What Is Dispersed Camping And Where Can You Do It?

Unsure about how, where, and when you can go dispersed camping? Learn all the ins and outs and logistics of free camping in this simple, straight-talking guide.

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Considering a peaceful camping experience away from crowded sites? While the idea is enticing, knowing the right spots, essentials to pack, and rules to observe can be puzzling. That’s where dispersed camping comes into play.

A term not familiar to many, we aim to simplify “what is dispersed camping” to make the concept accessible and easy for everyone, ensuring a relaxed, enjoyable outing under the stars!

Simply put, dispersed camping refers to camping outside of designated campsites, often in more remote or undeveloped areas.

In this complete guide, we take an in-depth look at what this type of camping is and where you can do it. You’ll also learn how to find camping spots, how to camp in national parks and on national forest land, and how to adhere to Leave No Trace guidelines at designated sites.

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Tent pitched underneath the starry night sky
Wild camping at its best.

What does dispersed camping mean?

Dispersed camping, also referred to as boondocking or wild camping, involves camping outside designated campgrounds, offering a free and secluded camping experience away from the crowd.

Setting up camp in a dispersed camp means you won’t have amenities like running water, trash removal, or toilets, but you won’t need a reservation or owe a fee. Finding a spot off a back road or deep in the woods offers outdoor enthusiasts a unique opportunity to immerse themselves in the wilderness and connect with nature.

And what about boondocking or “dry” camping? This simply refers to overnighting in your van or RV in an area with no electric or water hookups (no electricity or water).

RV parked at Bere Point, Malcolm Island, Canada
Boondocking is perfect for long RV trips cross country.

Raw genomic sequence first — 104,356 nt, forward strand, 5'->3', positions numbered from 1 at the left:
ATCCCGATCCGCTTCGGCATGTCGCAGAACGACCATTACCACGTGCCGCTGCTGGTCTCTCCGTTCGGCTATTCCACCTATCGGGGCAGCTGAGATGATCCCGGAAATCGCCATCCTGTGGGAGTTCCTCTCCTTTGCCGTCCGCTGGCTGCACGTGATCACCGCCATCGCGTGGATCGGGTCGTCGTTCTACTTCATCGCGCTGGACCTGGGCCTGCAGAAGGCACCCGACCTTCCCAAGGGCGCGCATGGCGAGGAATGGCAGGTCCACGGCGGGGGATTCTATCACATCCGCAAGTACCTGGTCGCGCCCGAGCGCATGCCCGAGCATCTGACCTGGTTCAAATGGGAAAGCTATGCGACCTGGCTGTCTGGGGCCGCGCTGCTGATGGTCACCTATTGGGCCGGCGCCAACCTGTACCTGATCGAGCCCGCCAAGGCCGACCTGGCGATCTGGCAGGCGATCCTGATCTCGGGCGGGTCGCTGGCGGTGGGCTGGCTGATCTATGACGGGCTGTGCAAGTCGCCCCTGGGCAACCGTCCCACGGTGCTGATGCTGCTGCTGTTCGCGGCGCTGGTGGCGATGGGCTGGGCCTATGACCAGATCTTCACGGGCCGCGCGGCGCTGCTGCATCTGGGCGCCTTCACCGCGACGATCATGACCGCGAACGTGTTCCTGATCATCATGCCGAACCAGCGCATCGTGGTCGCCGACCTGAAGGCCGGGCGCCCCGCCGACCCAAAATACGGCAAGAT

How to find dispersed campsites?

The best place to look for dispersed camping locations is on land managed by the National Forest Service or the Bureau of Land Management (BLM). Together, these two agencies manage over 440 million acres of wilderness areas across the US. 

You won’t find designated, maintained sites on these “public lands”, but you can find spots where others have camped before. Look for fire ring or fire pit marks in flat areas.

Call the ranger station near where you want to camp to find information and locations for dispersed camping. You can also check National Forest websites to be sure DCing is allowed where you’re headed.

Forest service roads can lead you to some of the best DC sites available. Cell phone service might not be reliable the further you go. Use a GPS or reliable map to find a quiet pullout and call it a night. 

Two other good sources for finding dispersed and dry camp locations are FreeCampsites and Campendium.

Campfire burning within the bounds of a campfire ring
A fire ring is a dead giveaway that the area has been camped in before.

Can I Disperse Camp In National Parks?

While most national parks permit dispersed backcountry camping, it is restricted to designated areas within the park to preserve its natural resources. Before your travel, double-check with park rangers and the National Park Service permit office.

Not every national park offers dispersed camping areas. In these instances, you can likely find a dry camping area nearby. Most national parks are bordered by national forests or BLM land, and DCing is permitted unless otherwise posted. 

Tent pitched in Yellowstone National Park in front of campfire
Check the guidelines of any National Park for info on where you can and can’t camp.

Is Wild Camping Legal?

The legality of wild camping depends on your location, proximity to established recreation areas, and the duration of your stay. One instance where dispersed camping is strictly prohibited is on private land.

In some cases, dispersed camping is not allowed within a mile of trailheads, picnic tables, or other developed recreation areas. Plan ahead to ensure you camp in the right place. 

Staying for more than 14 days in one spot is illegal, and if you’re going to set up camp again after 14 days, you have to move at least three miles from the original campsite. And staying in a national forest or national grasslands for more than two 14-day periods is also illegal.